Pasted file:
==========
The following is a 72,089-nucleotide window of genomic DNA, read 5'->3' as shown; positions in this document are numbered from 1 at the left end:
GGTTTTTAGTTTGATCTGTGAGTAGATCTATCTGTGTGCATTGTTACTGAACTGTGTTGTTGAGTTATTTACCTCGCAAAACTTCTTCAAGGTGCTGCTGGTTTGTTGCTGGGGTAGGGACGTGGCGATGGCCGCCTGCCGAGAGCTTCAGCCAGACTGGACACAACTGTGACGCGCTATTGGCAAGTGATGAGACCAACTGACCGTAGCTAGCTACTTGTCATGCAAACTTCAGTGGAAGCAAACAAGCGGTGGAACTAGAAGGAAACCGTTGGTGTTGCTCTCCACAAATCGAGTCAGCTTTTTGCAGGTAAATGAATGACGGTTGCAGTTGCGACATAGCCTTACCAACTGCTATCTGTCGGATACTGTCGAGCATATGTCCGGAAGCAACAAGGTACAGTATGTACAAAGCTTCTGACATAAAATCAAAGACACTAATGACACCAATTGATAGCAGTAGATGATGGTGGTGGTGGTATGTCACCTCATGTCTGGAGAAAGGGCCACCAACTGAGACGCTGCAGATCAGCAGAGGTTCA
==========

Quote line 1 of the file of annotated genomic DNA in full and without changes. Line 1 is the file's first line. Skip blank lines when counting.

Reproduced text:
The following is a 72,089-nucleotide window of genomic DNA, read 5'->3' as shown; positions in this document are numbered from 1 at the left end: